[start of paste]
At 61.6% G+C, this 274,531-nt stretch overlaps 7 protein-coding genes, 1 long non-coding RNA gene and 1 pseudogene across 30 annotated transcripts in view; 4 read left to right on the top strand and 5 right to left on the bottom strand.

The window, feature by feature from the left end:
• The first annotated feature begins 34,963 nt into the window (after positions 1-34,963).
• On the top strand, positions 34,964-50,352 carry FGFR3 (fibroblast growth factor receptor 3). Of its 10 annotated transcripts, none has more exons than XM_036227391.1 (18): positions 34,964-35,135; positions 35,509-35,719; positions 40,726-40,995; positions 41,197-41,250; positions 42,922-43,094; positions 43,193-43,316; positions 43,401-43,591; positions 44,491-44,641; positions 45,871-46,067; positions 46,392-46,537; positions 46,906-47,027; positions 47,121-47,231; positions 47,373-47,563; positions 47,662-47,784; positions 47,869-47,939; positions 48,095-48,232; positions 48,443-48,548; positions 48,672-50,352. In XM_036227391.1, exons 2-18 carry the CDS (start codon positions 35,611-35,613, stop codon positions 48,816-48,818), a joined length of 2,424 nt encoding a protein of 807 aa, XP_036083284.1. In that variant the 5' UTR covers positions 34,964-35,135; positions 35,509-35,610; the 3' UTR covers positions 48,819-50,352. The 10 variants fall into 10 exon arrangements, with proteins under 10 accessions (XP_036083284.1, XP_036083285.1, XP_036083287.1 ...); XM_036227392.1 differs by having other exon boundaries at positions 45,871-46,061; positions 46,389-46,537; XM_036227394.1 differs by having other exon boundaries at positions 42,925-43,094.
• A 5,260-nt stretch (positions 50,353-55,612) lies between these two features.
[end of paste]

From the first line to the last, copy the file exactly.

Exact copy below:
At 61.6% G+C, this 274,531-nt stretch overlaps 7 protein-coding genes, 1 long non-coding RNA gene and 1 pseudogene across 30 annotated transcripts in view; 4 read left to right on the top strand and 5 right to left on the bottom strand.

The window, feature by feature from the left end:
• The first annotated feature begins 34,963 nt into the window (after positions 1-34,963).
• On the top strand, positions 34,964-50,352 carry FGFR3 (fibroblast growth factor receptor 3). Of its 10 annotated transcripts, none has more exons than XM_036227391.1 (18): positions 34,964-35,135; positions 35,509-35,719; positions 40,726-40,995; positions 41,197-41,250; positions 42,922-43,094; positions 43,193-43,316; positions 43,401-43,591; positions 44,491-44,641; positions 45,871-46,067; positions 46,392-46,537; positions 46,906-47,027; positions 47,121-47,231; positions 47,373-47,563; positions 47,662-47,784; positions 47,869-47,939; positions 48,095-48,232; positions 48,443-48,548; positions 48,672-50,352. In XM_036227391.1, exons 2-18 carry the CDS (start codon positions 35,611-35,613, stop codon positions 48,816-48,818), a joined length of 2,424 nt encoding a protein of 807 aa, XP_036083284.1. In that variant the 5' UTR covers positions 34,964-35,135; positions 35,509-35,610; the 3' UTR covers positions 48,819-50,352. The 10 variants fall into 10 exon arrangements, with proteins under 10 accessions (XP_036083284.1, XP_036083285.1, XP_036083287.1 ...); XM_036227392.1 differs by having other exon boundaries at positions 45,871-46,061; positions 46,389-46,537; XM_036227394.1 differs by having other exon boundaries at positions 42,925-43,094.
• A 5,260-nt stretch (positions 50,353-55,612) lies between these two features.